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A young girl in Pakistan, hero to many—“Malala,” shot by the Taliban. We’ll look at what women face in Pakistan—and in Afghanistan as the US prepares to go.
The girls were singing on their school bus in northwest Pakistan, we’re told, when the Taliban gunmen climbed aboard last week. And they shot 14-year-old Malala Yousafzai.
Malala. A national hero to many in Pakistan, who championed something so simple - education for girls. The Taliban shot her in the head for promoting “Western thinking”.
They’ve said they’ll shoot her again. She survives so far. Barely. But what about the hopes of women in Pakistan and, when the US goes, in Afghanistan next door?
This hour, On Point: the Taliban, Malala, and nations of women under the gun.
Samina Ahmed, South Asia project director for the International Crisis Group.
Andeisha Farid, founder and Executive Director of Afghan Child Education and Caring Organization.
Beena Sarwar, leading Pakistan journalist, focused on human rights, gender, and peace issues.
From Tom's Reading List
Foreign Policy "The Taliban blow up Sufi shrines; worshippers at mosques; and men, women, and children in markets. They go for maximum carnage, taking dozens of lives either with the help of remote-controlled bombs or by luring in dazed, brainwashed nutcases to commit suicide in public by detonating dynamite strapped around their waists. The Taliban have also targeted specific individuals: senior police officials, politicians, captured soldiers, journalists, and even some religious scholars belonging to Muslim sects and sub-sects that the Taliban consider heretical. Now, add to this list of victims a 14-year-old schoolgirl specifically targeted because the Taliban think she ridiculed and defied the dictates ordained by God and his scriptures."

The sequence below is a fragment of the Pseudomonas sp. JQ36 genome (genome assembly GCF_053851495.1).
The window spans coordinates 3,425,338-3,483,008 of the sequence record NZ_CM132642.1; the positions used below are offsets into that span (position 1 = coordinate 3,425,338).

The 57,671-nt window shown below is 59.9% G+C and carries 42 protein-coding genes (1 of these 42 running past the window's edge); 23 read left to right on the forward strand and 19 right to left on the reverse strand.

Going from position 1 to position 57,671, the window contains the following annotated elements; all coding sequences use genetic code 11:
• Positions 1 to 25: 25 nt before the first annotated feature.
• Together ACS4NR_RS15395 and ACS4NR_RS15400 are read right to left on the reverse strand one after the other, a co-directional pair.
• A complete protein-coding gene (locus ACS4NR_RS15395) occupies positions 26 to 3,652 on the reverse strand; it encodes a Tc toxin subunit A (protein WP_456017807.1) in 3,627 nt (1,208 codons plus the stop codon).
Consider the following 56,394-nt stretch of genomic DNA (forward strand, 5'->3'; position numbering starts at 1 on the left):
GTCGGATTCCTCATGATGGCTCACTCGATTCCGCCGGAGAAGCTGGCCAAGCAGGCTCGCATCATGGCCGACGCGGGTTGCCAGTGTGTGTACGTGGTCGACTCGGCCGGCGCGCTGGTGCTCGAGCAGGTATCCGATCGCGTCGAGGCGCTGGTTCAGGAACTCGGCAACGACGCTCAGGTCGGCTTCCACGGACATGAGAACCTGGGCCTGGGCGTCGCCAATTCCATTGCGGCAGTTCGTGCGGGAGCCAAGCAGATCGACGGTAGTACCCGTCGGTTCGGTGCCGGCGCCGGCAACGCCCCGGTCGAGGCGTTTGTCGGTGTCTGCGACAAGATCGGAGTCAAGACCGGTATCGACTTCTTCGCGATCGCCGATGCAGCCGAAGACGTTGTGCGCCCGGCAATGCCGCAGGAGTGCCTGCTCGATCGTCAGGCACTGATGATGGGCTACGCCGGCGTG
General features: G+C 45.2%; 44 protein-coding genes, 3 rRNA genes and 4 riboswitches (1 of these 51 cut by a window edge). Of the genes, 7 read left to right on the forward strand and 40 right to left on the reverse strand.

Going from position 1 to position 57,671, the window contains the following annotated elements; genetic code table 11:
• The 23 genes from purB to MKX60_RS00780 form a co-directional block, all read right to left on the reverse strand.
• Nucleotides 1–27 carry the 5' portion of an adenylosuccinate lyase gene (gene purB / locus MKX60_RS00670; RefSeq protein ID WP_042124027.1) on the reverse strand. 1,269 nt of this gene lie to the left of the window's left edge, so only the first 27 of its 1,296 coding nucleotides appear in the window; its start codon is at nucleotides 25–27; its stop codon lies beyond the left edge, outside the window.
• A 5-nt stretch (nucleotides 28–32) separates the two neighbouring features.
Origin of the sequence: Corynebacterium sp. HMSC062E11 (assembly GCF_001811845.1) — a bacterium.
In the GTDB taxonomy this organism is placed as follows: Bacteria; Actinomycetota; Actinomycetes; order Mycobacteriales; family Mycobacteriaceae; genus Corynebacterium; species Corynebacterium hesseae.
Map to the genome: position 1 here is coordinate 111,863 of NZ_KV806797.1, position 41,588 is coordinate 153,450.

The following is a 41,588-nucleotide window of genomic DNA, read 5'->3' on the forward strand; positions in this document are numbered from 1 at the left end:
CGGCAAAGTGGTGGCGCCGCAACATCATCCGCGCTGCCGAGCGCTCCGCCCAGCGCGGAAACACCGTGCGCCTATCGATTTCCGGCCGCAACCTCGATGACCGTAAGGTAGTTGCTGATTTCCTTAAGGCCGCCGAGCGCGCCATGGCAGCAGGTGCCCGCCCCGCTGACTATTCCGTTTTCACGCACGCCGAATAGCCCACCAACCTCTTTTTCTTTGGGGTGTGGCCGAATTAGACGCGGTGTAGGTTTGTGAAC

Huffington Post "Malala simply wanted to go to school and get an education. Religious extremists, citing Sharia law, viewed that as a war against their self-appointed authority as the keepers of Islamic law and targeted her to be killed. The Taliban of Pakistan waylaid her school van, jumped aboard, verified her identity and opened fire on Tuesday, Oct. 9. Before the van driver was able to speed away, fourteen-year-old Malala lay bleeding with shots to her head."
Christian Science Monitor "Just a few moments before, she said, the girls had been singing a traditional Pushto folk song on their way back from school, its lyrics vowing sacrificing their lives for their motherland, the beautiful valley of Swat."
This program aired on October 15, 2012.
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